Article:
Completing WTO Reforms
Lieberthal, Kenneth, The China Business Review
The United States and China have enjoyed the fruits of Beijing's WTO entry, but insufficient change in China's political economy may spell trouble for the future
The United States had great expectations concerning China's entry into the World Trade Organization (WTO) in December 2001. Washington looked forward to the opening of China's economy as dictated by China's accession agreement. It hoped to see a reduction in bilateral trade frictions through China's implementation of its WTO commitments and through the opportunity to use the multilateral WTO dispute settlement mechanism to address serious trade issues. And it anticipated important liberalizations not only in China's economy itself, but also in the way the Chinese state interacts with the economy-that is, in China's political economy.
Much of this ambitious agenda has come to pass, and China has on the whole met the letter, if not the full spirit, of its WTO agreement obligations. In particular, commitments that were easy to implement-such as tariff reductions-were largely met in full and on time. China's attempts to implement more difficult commitments have yielded mixed results, however. For example, in the area of intellectual property (IP) rights, the PRC government has adopted appropriate laws and regulations, but it has fallen far short of its commitment under the WTO Agreement on Trade-Related Aspects of IP Rights to create an adequate deterrent against piracy. Overall, the Chinese economy has become significantly more open to foreign participation, and its regulatory environment has become far more transparent, though foreign businesses see room for further improvements. In this broadly positive context, American exports to China shot up by 118 percent from 2001 to 2005, growing far more rapidly than US exports to other top export markets.
US-China economic relations have also been relatively calm since China's WTO entry, though recent controversies surrounding Chinese investment in the United States and other subjects have produced growing tensions. Beijing's cooperation in the global war on terror after September 11, 2001 contributed to the calm, as did the decision by many in the US government and business communities during the first few years after accession to take a "wait-and-see" attitude on China's fidelity in implementing the letter and spirit of its WTO commitments. The opening of China's financial services sector in December 2006, in accordance with Beijing's WTO commitments, should be a major step forward, with many US firms planning to take full advantage of the new opportunities this much-anticipated change will offer.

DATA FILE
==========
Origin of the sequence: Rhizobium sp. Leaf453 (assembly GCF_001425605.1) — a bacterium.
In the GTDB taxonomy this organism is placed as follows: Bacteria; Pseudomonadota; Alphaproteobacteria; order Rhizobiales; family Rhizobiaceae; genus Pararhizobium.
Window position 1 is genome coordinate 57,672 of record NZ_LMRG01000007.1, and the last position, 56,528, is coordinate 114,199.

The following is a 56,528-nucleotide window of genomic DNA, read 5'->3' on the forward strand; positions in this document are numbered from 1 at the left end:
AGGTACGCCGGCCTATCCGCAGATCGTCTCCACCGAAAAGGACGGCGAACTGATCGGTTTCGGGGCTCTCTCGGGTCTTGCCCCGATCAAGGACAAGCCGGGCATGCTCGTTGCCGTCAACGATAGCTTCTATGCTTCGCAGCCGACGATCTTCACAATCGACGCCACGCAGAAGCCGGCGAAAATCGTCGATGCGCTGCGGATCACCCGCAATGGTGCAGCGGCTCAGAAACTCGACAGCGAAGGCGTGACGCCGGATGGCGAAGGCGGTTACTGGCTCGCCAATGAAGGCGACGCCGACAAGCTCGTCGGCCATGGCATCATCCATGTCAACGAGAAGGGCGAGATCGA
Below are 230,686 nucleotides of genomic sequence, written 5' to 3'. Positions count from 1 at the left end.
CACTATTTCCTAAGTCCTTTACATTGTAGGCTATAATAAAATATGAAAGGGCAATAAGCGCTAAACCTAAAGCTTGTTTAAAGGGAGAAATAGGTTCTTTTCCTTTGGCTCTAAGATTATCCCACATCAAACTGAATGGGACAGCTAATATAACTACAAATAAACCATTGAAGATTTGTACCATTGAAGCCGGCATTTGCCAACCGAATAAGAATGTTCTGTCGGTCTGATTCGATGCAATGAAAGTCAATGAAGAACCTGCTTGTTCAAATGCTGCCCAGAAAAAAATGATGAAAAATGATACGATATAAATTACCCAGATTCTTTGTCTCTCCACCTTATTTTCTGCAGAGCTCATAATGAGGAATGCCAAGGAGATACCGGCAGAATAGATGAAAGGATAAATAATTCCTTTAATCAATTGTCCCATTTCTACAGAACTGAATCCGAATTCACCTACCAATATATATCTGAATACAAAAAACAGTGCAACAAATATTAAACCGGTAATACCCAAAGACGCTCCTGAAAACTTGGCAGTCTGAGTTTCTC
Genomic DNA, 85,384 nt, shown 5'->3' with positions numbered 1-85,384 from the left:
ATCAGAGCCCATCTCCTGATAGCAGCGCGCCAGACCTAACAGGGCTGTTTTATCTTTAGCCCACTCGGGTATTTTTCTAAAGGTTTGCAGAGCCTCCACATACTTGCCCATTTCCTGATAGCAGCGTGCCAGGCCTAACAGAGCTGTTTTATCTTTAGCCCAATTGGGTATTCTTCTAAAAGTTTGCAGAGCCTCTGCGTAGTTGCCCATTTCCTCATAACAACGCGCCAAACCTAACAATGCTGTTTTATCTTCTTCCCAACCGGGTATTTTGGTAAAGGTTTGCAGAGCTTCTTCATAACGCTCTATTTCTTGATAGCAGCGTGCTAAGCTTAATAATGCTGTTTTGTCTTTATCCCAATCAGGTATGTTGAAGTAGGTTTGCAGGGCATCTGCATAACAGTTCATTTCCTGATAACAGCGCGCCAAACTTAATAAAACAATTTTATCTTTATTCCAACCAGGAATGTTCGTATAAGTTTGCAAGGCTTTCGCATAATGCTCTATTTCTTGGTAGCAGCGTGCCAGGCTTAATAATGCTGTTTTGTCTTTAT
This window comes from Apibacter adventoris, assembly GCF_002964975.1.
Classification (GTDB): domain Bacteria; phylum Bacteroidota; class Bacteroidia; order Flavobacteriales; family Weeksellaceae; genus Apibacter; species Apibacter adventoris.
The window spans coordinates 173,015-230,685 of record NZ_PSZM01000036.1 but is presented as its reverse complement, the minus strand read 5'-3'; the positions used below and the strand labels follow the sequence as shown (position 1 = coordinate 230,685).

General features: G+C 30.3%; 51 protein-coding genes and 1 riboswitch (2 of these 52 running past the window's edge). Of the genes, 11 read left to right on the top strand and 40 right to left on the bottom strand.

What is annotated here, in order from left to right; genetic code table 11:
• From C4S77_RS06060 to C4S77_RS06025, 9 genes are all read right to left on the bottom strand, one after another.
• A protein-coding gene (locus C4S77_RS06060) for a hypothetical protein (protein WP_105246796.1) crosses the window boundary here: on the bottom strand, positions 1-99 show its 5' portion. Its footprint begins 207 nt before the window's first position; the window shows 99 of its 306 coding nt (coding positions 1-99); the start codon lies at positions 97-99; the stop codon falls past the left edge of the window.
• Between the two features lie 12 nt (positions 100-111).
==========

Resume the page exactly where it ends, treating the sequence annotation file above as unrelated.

Not everything, of course, has gone as expected. The Asian dragons-Japan, South Korea, Taiwan, Hong Kong, and Singapore-have taken advantage of China's WTO implementation to integrate their own manufacturing systems into that of China, by exporting high value-added parts and components to China for final assembly. The finished products are then sent to North American and EU markets. As a result, the US trade deficit with China has soared to unprecedented levels, reflecting the reality that China has largely become the funnel through which manufactured items from all over Asia are being exported into the US market. While Asia's share of the global US trade deficit has shrunk over the past two decades, China's share of Asia's portion has grown dramatically (see the CBR July-August 2004, p.40). The emergence of this East Asian regionally integrated manufacturing system-and the consequently ballooning US trade deficit with China-has caused increasing political frictions. But this deficit does not represent a failure by the United States to achieve WTO aspirations vis-à-vis China. Rather, it reflects the creativity and skill with which the Asian dragons have taken advantage of China's WTO-mandated reforms.
On the whole, China's record has largely borne out the hopes of those who supported its …
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Publication information: Article title: Completing WTO Reforms. Contributors: Lieberthal, Kenneth - Author. Magazine title: The China Business Review. Volume: 33. Issue: 5 Publication date: September/October 2006. Page number: 52+. © U.S.-China Business Council Mar/Apr 2009. Provided by ProQuest LLC. All Rights Reserved.
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